Abstract

In Ulysses, James Joyce draws deeply on his own experiences and those of people he had known. An excellent example is Dr. John J. O'Hare, whose tragically young death resulted from an illness contracted while on duty as a public health officer. Joyce transfers various of O'Hare's traits into two fictional Ulysses medical men, the late Dr. O'Hare and the living Dr. Dixon. By reshaping elements of the real O'Hare into these two fictional doctors, Joyce thematizes major issues inherent in human experience.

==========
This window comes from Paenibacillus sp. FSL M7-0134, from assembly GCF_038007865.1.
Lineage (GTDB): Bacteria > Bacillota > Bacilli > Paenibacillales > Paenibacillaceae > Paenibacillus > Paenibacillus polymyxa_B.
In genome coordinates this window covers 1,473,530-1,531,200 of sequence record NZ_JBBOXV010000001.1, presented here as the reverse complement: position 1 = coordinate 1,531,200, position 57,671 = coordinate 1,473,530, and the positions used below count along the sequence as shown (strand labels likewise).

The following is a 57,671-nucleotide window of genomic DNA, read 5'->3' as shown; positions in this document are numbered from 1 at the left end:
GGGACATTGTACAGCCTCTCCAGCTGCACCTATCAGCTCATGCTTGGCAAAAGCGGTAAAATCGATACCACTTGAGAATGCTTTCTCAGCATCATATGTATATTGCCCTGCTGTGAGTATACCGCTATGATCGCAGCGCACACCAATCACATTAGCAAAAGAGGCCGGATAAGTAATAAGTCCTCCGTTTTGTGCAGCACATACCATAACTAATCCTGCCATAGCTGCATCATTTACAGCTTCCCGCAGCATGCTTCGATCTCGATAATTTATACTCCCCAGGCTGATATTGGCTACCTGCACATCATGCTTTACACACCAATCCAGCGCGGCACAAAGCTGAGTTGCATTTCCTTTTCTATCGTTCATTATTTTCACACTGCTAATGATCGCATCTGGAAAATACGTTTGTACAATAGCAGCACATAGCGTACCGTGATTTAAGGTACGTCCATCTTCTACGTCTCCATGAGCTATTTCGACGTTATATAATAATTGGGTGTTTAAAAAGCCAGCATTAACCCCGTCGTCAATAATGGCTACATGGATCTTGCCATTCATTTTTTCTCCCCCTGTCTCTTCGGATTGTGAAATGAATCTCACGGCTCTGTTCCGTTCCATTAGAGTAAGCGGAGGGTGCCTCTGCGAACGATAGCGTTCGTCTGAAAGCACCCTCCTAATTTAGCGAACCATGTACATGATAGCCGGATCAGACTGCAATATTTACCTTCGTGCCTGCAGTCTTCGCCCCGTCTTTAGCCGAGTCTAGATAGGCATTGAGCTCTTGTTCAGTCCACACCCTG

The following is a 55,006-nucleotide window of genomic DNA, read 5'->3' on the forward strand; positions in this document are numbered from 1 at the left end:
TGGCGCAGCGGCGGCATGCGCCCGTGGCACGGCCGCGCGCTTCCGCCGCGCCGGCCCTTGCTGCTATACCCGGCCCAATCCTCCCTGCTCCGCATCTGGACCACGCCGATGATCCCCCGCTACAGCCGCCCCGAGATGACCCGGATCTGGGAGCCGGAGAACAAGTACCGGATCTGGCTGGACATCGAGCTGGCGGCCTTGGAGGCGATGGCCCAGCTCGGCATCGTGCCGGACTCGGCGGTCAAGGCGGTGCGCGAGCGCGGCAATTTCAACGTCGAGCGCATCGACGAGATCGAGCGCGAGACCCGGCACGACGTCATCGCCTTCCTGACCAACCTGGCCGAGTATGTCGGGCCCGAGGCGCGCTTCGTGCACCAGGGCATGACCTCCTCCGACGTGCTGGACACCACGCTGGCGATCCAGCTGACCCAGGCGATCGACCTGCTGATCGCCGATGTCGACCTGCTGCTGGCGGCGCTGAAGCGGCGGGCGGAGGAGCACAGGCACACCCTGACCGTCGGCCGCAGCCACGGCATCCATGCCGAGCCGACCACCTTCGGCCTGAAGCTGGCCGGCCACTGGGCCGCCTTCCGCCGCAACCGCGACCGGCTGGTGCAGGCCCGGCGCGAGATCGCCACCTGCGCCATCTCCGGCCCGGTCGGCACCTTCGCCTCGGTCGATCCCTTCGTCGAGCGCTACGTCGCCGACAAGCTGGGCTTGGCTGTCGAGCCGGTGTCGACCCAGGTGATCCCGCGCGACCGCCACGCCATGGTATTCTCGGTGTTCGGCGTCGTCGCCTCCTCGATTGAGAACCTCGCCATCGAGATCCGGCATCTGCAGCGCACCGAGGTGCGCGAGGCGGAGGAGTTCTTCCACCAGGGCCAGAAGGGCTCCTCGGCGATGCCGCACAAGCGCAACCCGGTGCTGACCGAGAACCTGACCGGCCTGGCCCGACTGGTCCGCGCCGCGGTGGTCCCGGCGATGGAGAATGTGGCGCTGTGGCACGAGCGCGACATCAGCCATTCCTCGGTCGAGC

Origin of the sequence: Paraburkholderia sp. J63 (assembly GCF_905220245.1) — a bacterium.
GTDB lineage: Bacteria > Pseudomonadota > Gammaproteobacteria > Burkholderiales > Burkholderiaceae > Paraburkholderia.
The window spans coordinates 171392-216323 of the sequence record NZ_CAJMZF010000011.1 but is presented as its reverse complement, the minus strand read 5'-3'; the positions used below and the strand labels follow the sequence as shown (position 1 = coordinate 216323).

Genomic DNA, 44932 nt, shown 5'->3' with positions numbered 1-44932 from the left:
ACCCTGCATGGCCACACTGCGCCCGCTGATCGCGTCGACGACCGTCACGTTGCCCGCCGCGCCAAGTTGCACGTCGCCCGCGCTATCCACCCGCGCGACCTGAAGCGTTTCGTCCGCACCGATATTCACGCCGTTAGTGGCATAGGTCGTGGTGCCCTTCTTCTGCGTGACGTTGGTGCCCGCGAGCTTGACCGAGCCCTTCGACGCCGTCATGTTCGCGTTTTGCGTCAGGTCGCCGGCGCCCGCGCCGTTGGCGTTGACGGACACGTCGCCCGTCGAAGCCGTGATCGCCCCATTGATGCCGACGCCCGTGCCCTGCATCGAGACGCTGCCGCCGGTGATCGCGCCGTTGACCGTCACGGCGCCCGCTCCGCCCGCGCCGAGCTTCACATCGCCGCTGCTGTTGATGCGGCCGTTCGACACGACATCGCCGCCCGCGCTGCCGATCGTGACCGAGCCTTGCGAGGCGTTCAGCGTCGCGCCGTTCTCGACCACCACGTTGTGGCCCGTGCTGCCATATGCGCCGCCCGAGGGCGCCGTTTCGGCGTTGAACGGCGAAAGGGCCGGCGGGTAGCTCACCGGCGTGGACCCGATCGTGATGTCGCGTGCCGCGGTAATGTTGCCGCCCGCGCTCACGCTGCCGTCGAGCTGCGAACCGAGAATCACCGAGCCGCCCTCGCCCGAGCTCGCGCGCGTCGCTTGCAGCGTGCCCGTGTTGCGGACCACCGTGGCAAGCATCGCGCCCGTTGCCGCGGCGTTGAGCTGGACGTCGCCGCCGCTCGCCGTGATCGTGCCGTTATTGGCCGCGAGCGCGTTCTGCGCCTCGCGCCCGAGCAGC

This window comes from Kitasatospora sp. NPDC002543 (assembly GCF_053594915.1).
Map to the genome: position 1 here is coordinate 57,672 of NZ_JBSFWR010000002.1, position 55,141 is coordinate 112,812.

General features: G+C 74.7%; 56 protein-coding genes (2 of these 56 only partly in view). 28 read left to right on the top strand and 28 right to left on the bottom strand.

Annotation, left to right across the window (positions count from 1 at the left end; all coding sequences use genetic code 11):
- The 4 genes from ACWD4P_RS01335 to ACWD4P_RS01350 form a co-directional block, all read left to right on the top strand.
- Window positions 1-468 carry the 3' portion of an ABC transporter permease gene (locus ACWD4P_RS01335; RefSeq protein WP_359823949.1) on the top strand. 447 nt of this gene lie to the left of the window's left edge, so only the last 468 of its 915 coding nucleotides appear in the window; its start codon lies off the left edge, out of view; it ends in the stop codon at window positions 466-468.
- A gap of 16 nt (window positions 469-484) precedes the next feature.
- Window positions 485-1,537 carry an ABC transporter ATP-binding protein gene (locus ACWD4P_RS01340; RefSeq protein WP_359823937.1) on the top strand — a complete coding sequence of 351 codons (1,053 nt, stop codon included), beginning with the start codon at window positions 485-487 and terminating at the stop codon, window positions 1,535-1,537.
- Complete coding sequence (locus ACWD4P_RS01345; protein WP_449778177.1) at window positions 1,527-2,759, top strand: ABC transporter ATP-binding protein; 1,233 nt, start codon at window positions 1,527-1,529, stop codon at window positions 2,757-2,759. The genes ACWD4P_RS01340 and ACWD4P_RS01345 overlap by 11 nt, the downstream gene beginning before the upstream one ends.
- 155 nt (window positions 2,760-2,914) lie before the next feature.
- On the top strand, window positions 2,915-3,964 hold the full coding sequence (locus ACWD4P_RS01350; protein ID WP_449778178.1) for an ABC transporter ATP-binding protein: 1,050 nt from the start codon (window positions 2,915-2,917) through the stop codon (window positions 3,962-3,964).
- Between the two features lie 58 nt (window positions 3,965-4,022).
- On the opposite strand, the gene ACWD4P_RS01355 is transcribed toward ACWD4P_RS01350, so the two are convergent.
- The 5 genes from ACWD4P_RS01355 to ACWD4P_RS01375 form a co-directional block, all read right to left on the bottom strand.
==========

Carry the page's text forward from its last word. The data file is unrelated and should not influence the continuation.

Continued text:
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Additional Information

ISSN
1080-6571
Print ISSN
0278-9671
Pages
pp. 182-204
Launched on MUSE
2000-10-01
Open Access
No
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